Interface Matters. Lowering the Barrier of Entry to Blogging
By Eric Lin, Wed Mar 10 00:15:00 GMT 2004
It's easy to blog when all you have to do is go about your daily routine. Take pictures, text your friends, record voices- it's all worth blogging, and about to get easier to do.
Moblogging, or weblogging from a mobile device, is one of the big buzzwords in wireless business. A new moblog portal is announced at least once a month, with each one claiming to be more feature rich or easier to use or just cooler than the one before it. Moblogging has been a hit with the digerati and the younger generations- the people who were already entrenched in PC-based weblogging and have become the content producers of the Web. It was an obvious advancement for these groups- they already blogged, now they could do it from virtually anywhere.
Despite how easy moblogging sites claim they are to use, very few people actually use them, or at least are active bloggers. Part of the problem is that despite claims, the blogs are often difficult to set up. The other problem is that many people don't know what to blog or don't think they have anything worth blogging. They don't realize there's a treasure chest in every cameraphone picture they take, every SMS they receive.
Imagine if there was no work in moblogging. If the content you created and received on your mobile phone every day was downloaded for you and assembled into a diary. Nokia is rumored to have an application for Windows PCs that does just this. It takes SMS, MMS, Photos, and notes from new series 60 handsets and assembles them into a diary. The program, called Lifeblog according to an exclusive on Online Blog, doesn't actually have an online component yet, but it sounds as though developers can easily create conduits for the application to post to various blogging applications. (Disclaimer: The Feature is owned and operated by Nokia. That relationship does not alter the fact that reports of Lifeblog are still a rumor, even to us.)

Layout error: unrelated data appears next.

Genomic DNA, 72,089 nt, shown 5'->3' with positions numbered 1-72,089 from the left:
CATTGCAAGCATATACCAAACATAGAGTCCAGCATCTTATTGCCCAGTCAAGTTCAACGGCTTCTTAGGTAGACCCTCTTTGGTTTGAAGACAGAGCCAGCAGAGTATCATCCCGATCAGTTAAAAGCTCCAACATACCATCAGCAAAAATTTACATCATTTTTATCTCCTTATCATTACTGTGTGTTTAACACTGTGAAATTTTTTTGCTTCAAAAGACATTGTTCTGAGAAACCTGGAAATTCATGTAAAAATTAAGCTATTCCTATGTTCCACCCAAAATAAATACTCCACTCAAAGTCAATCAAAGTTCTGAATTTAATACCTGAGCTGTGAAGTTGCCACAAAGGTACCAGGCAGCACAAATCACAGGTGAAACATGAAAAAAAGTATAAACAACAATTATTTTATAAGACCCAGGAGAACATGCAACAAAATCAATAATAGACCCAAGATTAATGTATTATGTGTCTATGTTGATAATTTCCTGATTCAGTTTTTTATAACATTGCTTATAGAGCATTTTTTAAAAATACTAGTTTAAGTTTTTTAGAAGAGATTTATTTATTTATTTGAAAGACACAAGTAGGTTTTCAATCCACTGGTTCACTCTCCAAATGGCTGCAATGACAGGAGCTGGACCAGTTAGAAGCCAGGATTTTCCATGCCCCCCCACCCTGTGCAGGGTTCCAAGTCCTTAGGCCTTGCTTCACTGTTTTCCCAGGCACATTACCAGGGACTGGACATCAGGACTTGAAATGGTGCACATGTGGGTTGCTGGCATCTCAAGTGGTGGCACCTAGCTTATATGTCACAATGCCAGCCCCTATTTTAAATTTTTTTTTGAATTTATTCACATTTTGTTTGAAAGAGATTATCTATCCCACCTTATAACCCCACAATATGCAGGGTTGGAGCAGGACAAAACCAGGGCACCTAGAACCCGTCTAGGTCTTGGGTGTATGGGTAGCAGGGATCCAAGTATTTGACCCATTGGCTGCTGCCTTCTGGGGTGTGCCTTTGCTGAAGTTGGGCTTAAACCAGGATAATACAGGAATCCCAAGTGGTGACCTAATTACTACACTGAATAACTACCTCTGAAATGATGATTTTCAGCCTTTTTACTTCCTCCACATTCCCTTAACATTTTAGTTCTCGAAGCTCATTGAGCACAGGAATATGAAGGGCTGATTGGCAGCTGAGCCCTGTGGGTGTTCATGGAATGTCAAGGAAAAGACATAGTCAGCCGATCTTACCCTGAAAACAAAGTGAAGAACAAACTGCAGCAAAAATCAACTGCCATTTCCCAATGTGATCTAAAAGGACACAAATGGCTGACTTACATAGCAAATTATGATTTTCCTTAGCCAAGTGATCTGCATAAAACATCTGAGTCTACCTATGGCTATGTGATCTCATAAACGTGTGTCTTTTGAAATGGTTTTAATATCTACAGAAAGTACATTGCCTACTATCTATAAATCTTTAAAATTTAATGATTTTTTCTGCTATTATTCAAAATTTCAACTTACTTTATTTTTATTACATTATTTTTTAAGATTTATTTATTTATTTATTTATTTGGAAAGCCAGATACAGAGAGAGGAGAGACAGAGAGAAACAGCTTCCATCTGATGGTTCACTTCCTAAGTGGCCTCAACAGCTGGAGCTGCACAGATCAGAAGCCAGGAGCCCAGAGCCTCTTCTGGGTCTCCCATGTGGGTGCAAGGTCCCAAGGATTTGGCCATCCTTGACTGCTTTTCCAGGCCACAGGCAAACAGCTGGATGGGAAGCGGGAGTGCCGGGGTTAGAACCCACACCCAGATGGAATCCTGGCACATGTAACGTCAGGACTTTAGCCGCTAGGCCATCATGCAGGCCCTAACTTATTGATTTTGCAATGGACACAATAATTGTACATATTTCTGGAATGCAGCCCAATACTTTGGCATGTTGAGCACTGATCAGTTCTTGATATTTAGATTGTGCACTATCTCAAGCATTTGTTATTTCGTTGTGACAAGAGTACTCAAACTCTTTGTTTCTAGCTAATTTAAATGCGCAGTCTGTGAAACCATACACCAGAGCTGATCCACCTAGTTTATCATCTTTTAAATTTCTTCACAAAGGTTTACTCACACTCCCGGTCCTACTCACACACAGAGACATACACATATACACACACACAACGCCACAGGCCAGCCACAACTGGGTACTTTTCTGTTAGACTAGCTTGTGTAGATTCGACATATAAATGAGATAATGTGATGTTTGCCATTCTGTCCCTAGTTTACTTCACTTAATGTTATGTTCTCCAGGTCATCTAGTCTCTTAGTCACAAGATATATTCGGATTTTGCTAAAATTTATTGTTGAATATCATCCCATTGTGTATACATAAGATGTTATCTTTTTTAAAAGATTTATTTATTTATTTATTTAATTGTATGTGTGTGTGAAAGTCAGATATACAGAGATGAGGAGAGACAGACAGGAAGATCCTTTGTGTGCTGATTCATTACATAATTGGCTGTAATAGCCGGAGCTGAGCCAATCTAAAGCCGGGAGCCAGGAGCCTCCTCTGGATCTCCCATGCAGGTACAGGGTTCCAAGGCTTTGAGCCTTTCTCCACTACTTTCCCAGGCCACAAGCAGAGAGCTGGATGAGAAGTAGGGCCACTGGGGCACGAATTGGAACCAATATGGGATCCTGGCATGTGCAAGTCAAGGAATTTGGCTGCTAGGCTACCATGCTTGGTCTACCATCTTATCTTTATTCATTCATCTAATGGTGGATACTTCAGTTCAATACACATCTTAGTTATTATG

Microsoft research has developed a number of projects for storing and accessing the digital bits from a person's life: documents, emails, IM conversations, multimedia and the like as a form of diary, scrapbook, and C.V. all in one. The idea is the same as Lifeblog- people shouldn't have to create separate moderated entries for a journal, when all the unmoderated data from a person's life is just sitting there, on their PCs, their phones, and other digital devices. Recently Microsoft Research's newest creation, a digital camera worn like a necklace that automatically snaps up to 2000 pictures per day, was shown off to the press. The device, called SenseCam, reacts to changes in light, sound, and even physical data like heart rate to take pictures at what are probably more interesting moments in the wearer's life. Of course very few MS Research projects ever make it to market, but it validates the theory.
Instead of creating more blogging applications, it's up to programmers and operators to create blogging devices, if we want to turn the millions of mobile device users into content creators. By allowing users to easily add common media from their daily lives to a weblog, operators will instantly create more mobile content for other users to access. As smartphones become more common, creating high quality moblogging devices is as simple as writing a good application that takes elements from the handset and transfers it to a weblog automatically, or asks the user to check off items to send. It sounds like it's time for us all to go reread some Donald Norman books, the Invisible Computer is a good start.